Tuesday, December 05, 2006

Hot Markets Need Only Look To Denver

The Rocky Mountain News reports from Colorado. "It's official. A record number of real estate foreclosures have been filed in the Denver area this year. In the first 11 months of 2006, public trustees in the seven-county metro area opened 17,782 foreclosures. That's 3.85 percent higher than the record set in 1988, during the oil industry bust."

"Experts say other parts of the country that recently had hot real estate markets need only look to Denver to see what's in store for them."

"A large percentage of filings are concentrated in the 'foreclosure belts' of Adams and Weld counties, north Aurora, and northeastern Denver neighborhoods such as Montbello and Green Valley Ranch."

"Today's foreclosure crisis is increasingly taking its toll on homeowners, especially with scams and fraud on the rise. 'It's like the wild, wild West out there,' said Zach Urban, a housing counseling manager for (a) nonprofit."

"Mark A. Murphy is trying to sell his house in Aurora before the lender takes it back. He has fallen four months behind on his mortgage after losing his job. 'After being out of work for a few months, it came down to paying my bills or paying my mortgage,' Murphy said."

"When he bought his home two years ago, other comparable homes in his neighborhood were selling for $235,000, he said, about $50,000 more than he paid. The four-bedroom, three-bath home, with 1,944 square feet of finished space, is on the market for $205,000."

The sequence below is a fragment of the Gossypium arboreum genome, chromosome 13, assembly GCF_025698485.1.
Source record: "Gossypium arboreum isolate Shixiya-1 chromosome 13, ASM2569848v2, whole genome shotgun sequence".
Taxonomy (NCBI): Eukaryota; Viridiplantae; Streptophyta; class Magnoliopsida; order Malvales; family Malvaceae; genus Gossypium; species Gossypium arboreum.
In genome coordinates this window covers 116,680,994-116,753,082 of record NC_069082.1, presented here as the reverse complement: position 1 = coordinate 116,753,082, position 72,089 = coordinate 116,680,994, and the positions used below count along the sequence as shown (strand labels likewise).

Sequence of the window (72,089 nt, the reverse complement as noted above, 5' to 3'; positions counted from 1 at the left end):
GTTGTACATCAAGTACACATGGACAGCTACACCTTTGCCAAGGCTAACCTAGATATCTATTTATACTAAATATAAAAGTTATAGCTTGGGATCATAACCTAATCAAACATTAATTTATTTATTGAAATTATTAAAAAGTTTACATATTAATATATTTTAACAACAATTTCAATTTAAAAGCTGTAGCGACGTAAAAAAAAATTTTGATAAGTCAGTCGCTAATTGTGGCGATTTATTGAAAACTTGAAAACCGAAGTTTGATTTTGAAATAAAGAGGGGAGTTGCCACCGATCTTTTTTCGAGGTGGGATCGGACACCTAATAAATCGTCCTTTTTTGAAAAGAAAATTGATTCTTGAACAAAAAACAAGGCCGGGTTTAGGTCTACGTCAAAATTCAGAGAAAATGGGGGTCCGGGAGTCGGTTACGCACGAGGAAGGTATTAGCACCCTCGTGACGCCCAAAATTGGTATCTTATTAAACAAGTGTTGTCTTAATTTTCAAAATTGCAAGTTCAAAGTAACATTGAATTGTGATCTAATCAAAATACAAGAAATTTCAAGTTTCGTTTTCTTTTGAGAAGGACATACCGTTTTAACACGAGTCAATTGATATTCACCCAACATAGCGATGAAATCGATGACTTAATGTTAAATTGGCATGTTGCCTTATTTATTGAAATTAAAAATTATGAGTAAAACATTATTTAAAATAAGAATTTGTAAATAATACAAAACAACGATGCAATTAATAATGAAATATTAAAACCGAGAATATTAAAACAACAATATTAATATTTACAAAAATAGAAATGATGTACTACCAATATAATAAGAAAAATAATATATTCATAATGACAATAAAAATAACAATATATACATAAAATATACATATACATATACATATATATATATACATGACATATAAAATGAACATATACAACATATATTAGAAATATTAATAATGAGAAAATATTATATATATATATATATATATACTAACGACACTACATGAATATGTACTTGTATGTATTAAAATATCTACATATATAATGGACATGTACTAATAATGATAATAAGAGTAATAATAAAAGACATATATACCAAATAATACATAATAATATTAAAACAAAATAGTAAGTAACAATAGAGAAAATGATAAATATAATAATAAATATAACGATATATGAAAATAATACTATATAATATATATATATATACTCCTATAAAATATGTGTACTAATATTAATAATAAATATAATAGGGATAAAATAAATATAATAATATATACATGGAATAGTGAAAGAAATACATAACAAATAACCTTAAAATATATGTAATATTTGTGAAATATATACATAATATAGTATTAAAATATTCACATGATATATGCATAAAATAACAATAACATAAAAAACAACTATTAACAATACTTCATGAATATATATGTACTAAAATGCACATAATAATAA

"Ironically, Murphy bought his home out of foreclosure. 'I believe this property has been in foreclosure four times,' Murphy said."

"Urban said he is seeing an increasing number of mortgage-fraud schemes. In some cases, people are offered more than the house is worth in exchange for a 'gift' donation. The phony buyer collects the gift and never makes a mortgage payment."

"In other cases, homeowners who think they are refinancing their mortgage really are signing quitclaim deeds, so the person becomes a renter in their own home."

"The biggest culprits in the rising mortgage tide are a flat housing market and overbuilding in certain areas, such as north Interstate 25, said Boulder lender Lou Barnes. 'Our housing market went flat in early 2001, and since then, foreclosures have been rising in the foreclosure belts about 50 percent a year,' Barnes said."

"Despite what some think, foreclosures aren't being driven 100 percent by financing, he said. He noted that the Veterans Administration has been providing zero-down loans for decades, and Federal Housing Administration-insured loans only require a 3 percent down payment."

"But it's never been easier to qualify for a loan, so many people who would have been unable to buy a home previously can now buy one, he said. Despite rising foreclosures, Barnes said there has been no move to tighten borrowing requirements because the federal government wants to encourage homeownership."

"Previously hot markets such as the West Coast, Phoenix and Las Vegas now are softening. Said Barnes: 'If the national lag in these 'bubble zones' is anything like the lag we saw after the technology crash,' he predicts other cities will see an increase in the foreclosure rate similar to Denver's."

"'I think (the metro area's record foreclosures) are very significant for the rest of the country,' he said."


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